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  1. abalone

    Relocating to Seattle Area in Early 2015

    KansasNurse14, I attempted to send you some contact info for the hospitals/units you mentioned but you don't seem to have access to Private Messages (r/t only 4 posts). Rules (and professionalism) don't allow for me to post this in an open forum. Let me know if you are interested.
  2. abalone

    UW ABSN 2015

    For those who have not yet received a call: remember, your stars can change pretty quickly. It is not uncommon for students get off the wait list . Don't give up hope but do plan ahead for all eventualities. Good luck, UW SoN alumna
  3. abalone

    Swedish Nurse residency- jan-feb cohort 2015

    Their automatic reply email indicates the next cohort is not until July 2015 If you have already graduated, that's a pretty long way off! 7 months before your position would begin (that's if you land a job). 7 months waiting and not using your nursing skills or knowledge. I suggest new grads don't wait. Instead, keep searching for a position at other hospitals/clinics/SNFs. If you still don't have a position when the application is posted for the next cohort, then of course apply. Just don't wait around for that to happen. Sorry to be a Debbie Downer but GOOD LUCK!
  4. abalone

    Swedish nursing uniform question

    When I did clinical at Swedish Cherry Hill in 2013 & 2014, there was no uniform required for nurses in acute care or the ICUs. Nurses just wore scrubs. Loved the staff, had a great experience. I hope you do too!
  5. abalone

    Swedish Nurse residency- jan-feb cohort 2015

    Sent you both a private message
  6. abalone

    Sanford Health, FARGO, New Grad

    I'm not sure what purpose lying would serve here. As I said, I was a new grad (RN, BSN). My experience included 1 1/2 years as a nurse tech in an ICU at a large academically affiliated trauma 1 medical center & 250+ hours of senior practicum in an ICU.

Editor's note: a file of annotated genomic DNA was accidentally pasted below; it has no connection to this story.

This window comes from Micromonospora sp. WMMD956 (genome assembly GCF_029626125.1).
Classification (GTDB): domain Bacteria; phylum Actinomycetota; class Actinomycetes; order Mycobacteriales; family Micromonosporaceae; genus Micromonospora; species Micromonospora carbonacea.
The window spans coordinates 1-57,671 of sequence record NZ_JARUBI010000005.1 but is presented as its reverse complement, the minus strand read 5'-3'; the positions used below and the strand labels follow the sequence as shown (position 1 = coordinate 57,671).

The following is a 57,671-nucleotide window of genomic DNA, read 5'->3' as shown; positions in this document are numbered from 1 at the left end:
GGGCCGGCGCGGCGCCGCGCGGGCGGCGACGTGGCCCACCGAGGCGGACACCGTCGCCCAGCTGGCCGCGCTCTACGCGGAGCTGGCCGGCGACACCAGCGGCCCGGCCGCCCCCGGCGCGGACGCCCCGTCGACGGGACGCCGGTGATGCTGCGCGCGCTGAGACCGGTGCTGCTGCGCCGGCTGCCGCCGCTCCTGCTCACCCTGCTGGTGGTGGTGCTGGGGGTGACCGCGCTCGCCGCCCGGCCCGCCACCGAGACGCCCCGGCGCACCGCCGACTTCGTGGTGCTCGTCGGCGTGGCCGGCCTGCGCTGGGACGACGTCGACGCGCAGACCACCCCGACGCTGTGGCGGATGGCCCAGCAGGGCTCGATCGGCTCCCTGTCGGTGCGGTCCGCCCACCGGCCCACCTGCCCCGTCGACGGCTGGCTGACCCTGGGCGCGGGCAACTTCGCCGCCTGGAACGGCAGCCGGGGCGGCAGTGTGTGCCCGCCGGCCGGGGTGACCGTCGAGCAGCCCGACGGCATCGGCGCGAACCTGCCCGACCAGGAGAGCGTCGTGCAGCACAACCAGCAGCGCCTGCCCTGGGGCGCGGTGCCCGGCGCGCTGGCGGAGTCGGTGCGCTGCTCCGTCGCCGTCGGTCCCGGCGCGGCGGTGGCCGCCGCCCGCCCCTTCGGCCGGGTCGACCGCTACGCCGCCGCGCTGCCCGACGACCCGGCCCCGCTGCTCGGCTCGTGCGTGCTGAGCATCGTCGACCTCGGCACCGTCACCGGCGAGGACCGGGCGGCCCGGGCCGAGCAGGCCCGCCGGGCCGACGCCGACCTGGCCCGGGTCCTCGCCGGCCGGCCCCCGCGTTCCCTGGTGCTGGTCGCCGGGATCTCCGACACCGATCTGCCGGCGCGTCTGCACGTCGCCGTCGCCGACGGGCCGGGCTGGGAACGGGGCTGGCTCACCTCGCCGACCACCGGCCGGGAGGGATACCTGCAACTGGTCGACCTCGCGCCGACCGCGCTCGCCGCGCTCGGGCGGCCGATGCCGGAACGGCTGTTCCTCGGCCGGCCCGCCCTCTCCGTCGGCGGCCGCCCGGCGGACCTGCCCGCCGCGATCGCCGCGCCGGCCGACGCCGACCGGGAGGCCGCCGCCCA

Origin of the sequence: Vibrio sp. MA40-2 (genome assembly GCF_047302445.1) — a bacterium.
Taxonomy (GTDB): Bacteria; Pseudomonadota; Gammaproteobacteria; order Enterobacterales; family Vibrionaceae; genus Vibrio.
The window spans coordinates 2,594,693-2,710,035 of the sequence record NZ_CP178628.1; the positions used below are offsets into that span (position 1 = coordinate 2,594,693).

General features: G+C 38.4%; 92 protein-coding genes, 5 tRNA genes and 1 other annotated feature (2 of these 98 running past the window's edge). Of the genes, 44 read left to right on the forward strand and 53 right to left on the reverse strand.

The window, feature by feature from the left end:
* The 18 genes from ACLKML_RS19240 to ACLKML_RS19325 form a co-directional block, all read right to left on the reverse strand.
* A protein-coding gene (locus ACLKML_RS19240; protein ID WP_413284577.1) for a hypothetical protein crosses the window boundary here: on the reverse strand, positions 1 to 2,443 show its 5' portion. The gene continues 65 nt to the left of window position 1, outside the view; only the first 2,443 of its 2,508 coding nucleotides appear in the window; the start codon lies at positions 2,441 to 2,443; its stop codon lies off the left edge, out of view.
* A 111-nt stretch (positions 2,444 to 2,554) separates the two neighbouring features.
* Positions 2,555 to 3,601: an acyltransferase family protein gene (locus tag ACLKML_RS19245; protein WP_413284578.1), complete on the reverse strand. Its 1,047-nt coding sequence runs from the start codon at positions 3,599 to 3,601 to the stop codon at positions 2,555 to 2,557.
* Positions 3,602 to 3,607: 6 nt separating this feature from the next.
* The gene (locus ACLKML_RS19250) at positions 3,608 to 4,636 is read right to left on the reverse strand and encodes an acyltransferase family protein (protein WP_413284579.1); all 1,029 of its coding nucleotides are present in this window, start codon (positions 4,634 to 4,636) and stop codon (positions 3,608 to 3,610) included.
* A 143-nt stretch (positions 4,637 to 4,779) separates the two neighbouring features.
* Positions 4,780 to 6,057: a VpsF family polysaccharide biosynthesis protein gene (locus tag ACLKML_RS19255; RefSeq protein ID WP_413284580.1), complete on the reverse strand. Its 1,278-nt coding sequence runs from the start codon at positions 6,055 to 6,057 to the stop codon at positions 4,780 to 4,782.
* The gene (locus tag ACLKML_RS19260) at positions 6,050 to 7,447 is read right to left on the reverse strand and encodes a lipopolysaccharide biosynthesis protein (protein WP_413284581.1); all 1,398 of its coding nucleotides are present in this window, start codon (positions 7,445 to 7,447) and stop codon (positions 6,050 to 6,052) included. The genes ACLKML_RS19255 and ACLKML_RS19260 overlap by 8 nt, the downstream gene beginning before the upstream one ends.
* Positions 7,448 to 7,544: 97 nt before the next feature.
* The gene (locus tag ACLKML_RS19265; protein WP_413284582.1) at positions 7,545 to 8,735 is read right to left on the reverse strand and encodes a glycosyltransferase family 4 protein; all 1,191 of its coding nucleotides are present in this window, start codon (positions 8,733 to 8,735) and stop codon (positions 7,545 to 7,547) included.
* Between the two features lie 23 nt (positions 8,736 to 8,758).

7. abalone

    What do you think? Is this a good deal?

    It seems a bit low to me. I'm a very new nurse but from the WA area. Here is a contract for a hospital in Kirkland, WA to see the comparables. Since you would be a traveler, I would have expected the salary to be higher. Again, I'm a new nurse with no travel experience so that is all I will say.
  8. abalone

    Transvascular Aortic Valve Implantation

    Here is a good YouTube video of the process (ignore the silly music). The cases I've seen, they don't remove the old value. It's not difficult to compress the conduction system or have swelling. My understanding is that heart block is the most common conduction issue, thus pts are fitted with pacemakers or wires even before the actual TAVR. Also: Transcatheter aortic valve replacement
  9. abalone


    I would be surprised if your hospital doesn't have guidelines for this and you should check for them on your unit or with your clinical nurse educator. But, here is a handy image. imgur: the simple image sharer
  10. abalone

    Provided with a phone for shift?

    Worked in an ICU in a large urban trauma I medical center. We have land-lines. Nurses/CNAs/PCTs don't have cell phones on our unit (although acute care/ med surg units do). Pages to provider/pharmacy/RT/PT etc can be made by phone or the EMR. In return: Provider calls one of the nursing stations where someone/anyone that is sitting there answers and I get a page overhead. All the pt rooms have phones and the call can be picked up there. 30 bed unit, no unit secretary. It's not an issue. It works because we have a great team. IMO.